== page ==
X-Men

"X-Men: The Last Stand," while decently entertaining, isn’t really held up as one of the better comic book movies, mostly because of its patchwork plot and fan service instincts in the wake of Bryan Singer’s unexpected departure. Brett Ratner, who replaced Singer on the movie, went for the crowd-pleasing move every time without wondering about how it might affect the franchise’s direction—though, to be fair, there wasn’t much of a franchise future blocked out ahead of time.

Still, Singer will get a chance to correct some of the movie’s more egregious transgressions in "X-Men: Days of Future Past," as he revealed in an interview with IGN. "There’s going to be a little of that, a few things I can repair," he said when asked about whether he’d be addressing the continuity.

Here are a few suggestions for what he might do.

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X-Men

In the irony of all ironies, Comic-Con isn’t really about comics anymore. The annual zenith of nerddom has become more dedicated to the rhythm and release of the movie industry over the last few years, a place where enterprising producers can tease details about their new projects, where movie stars can hope to get more attention than a Stan Lee walkthrough (probably not, though), where privately screened trailers are hastily bootlegged on YouTube for breathlessly devoted online watchdogs to come through before being taken down within minutes.

This year, fans paying attention to "X-Men: Days of Future Past" will have something to look for, as director Bryan Singer offered the simplest tease of content to follow at the July convention. That could mean a lot of things, most of them fan servicey, though if Singer’s looking to build buzz then there’s really no better time or place to do it. Here are some of the things his tease might mean:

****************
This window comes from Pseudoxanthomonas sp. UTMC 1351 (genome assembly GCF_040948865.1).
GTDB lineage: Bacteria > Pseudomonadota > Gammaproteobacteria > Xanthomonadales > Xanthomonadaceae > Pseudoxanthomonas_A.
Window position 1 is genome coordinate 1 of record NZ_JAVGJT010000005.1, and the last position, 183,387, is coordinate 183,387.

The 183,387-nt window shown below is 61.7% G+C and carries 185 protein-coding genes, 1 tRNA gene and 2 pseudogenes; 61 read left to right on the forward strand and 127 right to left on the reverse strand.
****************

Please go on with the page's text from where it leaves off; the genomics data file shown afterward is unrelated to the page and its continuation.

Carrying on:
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Peter Dinklage

Strange as this may sound, I wasn’t really convinced of the scope of "X-Men: Days of Future Past" until Wednesday’s news that "Game of Thrones" star Peter Dinklage has been cast in an unconfirmed role, per director Bryan Singer’s Twitter. Speculation immediately abounded over whom the diminutive Dinklage could be playing, whether the obvious (Alpha Flight mutant Puck), unconventional (maniacal madman Arcade), or just plain obscure (Bantum, the sidekick to Trevor Fitzroy who... oh, I’ve already lost the thread).

It’s a solid move, obviously, because anyone who’s seen "Game of Thrones" or "The Station Agent" knows the dramatic chops that Dinklage is capable of bringing. But it’s inspiring in another way, because Dinklage represents the first significant actor brought onto the project who hasn’t been previously affiliated with the X-Men.

Stars like Hugh Jackman, Anna Paquin, Ian McKellen and Patrick Stewart are great and all, but it’s one thing to bring the band back together — and another to add more keyboardists without mucking things up.

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X-Men

This week, we found out that "X-Men: Days of Future Past" will take place in 1973, a full decade after the end of “X-Men: First Class."